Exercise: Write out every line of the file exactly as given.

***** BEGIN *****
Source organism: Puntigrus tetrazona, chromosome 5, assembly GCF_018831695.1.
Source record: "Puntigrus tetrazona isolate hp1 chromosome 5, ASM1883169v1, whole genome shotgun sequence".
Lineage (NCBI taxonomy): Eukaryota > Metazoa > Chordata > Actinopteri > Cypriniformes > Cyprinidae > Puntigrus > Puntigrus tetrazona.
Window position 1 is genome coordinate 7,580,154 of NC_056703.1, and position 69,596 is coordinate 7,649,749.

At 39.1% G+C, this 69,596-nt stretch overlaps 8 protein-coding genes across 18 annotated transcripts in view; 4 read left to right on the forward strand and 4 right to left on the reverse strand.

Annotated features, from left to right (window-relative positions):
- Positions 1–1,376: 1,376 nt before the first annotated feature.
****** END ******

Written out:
Source organism: Puntigrus tetrazona, chromosome 5, assembly GCF_018831695.1.
Source record: "Puntigrus tetrazona isolate hp1 chromosome 5, ASM1883169v1, whole genome shotgun sequence".
Lineage (NCBI taxonomy): Eukaryota > Metazoa > Chordata > Actinopteri > Cypriniformes > Cyprinidae > Puntigrus > Puntigrus tetrazona.
Window position 1 is genome coordinate 7,580,154 of NC_056703.1, and position 69,596 is coordinate 7,649,749.

At 39.1% G+C, this 69,596-nt stretch overlaps 8 protein-coding genes across 18 annotated transcripts in view; 4 read left to right on the forward strand and 4 right to left on the reverse strand.

Annotated features, from left to right (window-relative positions):
- Positions 1–1,376: 1,376 nt before the first annotated feature.